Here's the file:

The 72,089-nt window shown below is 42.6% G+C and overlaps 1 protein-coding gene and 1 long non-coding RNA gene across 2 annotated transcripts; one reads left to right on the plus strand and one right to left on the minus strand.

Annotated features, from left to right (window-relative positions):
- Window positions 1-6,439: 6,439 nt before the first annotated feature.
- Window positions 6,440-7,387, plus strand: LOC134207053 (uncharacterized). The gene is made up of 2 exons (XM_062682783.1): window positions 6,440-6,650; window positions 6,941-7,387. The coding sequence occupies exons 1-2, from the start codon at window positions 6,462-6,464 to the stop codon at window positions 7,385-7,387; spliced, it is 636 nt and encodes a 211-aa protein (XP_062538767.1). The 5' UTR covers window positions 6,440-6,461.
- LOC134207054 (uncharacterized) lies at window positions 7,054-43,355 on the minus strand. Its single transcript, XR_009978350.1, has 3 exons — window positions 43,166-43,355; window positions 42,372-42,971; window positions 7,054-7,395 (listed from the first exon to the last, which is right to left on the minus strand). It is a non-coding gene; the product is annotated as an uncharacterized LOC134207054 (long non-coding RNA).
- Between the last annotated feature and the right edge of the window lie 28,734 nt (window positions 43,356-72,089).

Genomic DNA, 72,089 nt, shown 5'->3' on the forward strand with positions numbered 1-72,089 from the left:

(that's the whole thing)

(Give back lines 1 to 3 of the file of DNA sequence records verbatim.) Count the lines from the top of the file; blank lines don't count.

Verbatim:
The 72,089-nt window shown below is 42.6% G+C and overlaps 1 protein-coding gene and 1 long non-coding RNA gene across 2 annotated transcripts; one reads left to right on the plus strand and one right to left on the minus strand.

Annotated features, from left to right (window-relative positions):
- Window positions 1-6,439: 6,439 nt before the first annotated feature.